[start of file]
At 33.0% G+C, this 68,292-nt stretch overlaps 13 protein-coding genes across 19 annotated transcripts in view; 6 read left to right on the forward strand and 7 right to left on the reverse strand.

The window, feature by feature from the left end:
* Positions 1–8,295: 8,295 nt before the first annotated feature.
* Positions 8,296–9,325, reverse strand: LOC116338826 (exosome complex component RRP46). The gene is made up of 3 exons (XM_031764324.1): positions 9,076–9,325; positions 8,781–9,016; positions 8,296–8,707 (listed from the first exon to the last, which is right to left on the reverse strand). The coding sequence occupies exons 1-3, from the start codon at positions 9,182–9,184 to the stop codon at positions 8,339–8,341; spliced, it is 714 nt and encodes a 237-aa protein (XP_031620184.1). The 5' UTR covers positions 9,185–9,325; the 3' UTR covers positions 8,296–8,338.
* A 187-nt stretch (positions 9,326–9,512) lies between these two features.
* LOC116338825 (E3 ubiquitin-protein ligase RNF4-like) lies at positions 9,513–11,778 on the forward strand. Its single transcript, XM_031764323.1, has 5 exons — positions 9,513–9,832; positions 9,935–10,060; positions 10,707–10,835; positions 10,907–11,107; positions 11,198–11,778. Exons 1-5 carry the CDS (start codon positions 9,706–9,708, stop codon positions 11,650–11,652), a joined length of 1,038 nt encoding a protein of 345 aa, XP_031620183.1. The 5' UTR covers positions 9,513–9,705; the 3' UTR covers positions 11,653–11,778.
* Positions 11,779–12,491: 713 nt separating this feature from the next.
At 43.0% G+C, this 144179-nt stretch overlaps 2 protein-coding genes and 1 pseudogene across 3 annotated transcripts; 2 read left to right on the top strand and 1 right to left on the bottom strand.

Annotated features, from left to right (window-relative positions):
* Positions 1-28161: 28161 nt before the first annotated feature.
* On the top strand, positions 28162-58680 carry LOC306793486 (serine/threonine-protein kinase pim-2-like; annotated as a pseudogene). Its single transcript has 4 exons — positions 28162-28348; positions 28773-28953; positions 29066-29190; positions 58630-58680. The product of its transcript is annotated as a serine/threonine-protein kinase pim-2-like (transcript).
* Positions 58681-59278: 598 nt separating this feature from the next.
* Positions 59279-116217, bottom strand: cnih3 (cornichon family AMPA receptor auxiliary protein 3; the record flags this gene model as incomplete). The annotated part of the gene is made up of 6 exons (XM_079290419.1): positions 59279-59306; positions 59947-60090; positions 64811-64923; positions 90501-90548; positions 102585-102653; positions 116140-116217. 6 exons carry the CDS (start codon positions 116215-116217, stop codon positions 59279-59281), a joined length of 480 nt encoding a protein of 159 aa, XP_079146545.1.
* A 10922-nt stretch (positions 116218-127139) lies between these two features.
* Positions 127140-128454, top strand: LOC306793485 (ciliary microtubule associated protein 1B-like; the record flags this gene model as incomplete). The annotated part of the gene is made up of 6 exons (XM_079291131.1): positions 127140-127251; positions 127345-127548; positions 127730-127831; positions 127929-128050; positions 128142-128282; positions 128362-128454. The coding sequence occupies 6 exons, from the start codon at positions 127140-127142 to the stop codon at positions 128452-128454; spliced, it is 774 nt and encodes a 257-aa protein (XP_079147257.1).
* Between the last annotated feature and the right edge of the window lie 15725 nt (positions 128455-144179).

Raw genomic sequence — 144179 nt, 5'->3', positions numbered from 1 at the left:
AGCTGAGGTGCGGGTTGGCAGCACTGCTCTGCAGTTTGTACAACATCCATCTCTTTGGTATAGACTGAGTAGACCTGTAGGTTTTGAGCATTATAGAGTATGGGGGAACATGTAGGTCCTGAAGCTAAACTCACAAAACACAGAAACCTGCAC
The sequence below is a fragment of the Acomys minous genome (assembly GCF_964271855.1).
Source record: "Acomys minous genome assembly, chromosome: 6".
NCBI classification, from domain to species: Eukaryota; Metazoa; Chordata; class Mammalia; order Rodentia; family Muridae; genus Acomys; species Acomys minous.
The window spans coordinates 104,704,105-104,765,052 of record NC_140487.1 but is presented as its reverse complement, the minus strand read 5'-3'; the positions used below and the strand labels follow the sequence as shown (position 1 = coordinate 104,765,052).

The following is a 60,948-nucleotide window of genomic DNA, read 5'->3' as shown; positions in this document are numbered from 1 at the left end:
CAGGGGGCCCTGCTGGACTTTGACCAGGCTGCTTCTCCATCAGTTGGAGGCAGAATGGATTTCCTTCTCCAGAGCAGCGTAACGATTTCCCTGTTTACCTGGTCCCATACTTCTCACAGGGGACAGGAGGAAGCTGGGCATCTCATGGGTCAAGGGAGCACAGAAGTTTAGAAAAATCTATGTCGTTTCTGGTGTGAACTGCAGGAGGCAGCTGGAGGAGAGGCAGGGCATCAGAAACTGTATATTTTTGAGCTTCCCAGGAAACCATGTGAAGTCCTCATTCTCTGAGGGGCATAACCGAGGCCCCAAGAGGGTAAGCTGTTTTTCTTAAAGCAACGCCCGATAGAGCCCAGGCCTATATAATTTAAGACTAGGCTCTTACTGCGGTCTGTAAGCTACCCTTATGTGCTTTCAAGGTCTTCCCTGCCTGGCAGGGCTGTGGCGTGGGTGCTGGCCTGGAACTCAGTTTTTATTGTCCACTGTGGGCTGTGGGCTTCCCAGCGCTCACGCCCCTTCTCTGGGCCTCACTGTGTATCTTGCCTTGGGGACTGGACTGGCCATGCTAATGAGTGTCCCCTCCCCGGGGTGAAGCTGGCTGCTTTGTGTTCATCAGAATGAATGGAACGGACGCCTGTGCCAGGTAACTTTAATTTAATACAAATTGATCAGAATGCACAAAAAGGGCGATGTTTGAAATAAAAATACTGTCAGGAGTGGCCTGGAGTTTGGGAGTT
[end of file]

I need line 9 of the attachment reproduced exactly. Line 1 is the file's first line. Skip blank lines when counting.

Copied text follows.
Annotated features, from left to right (window-relative positions):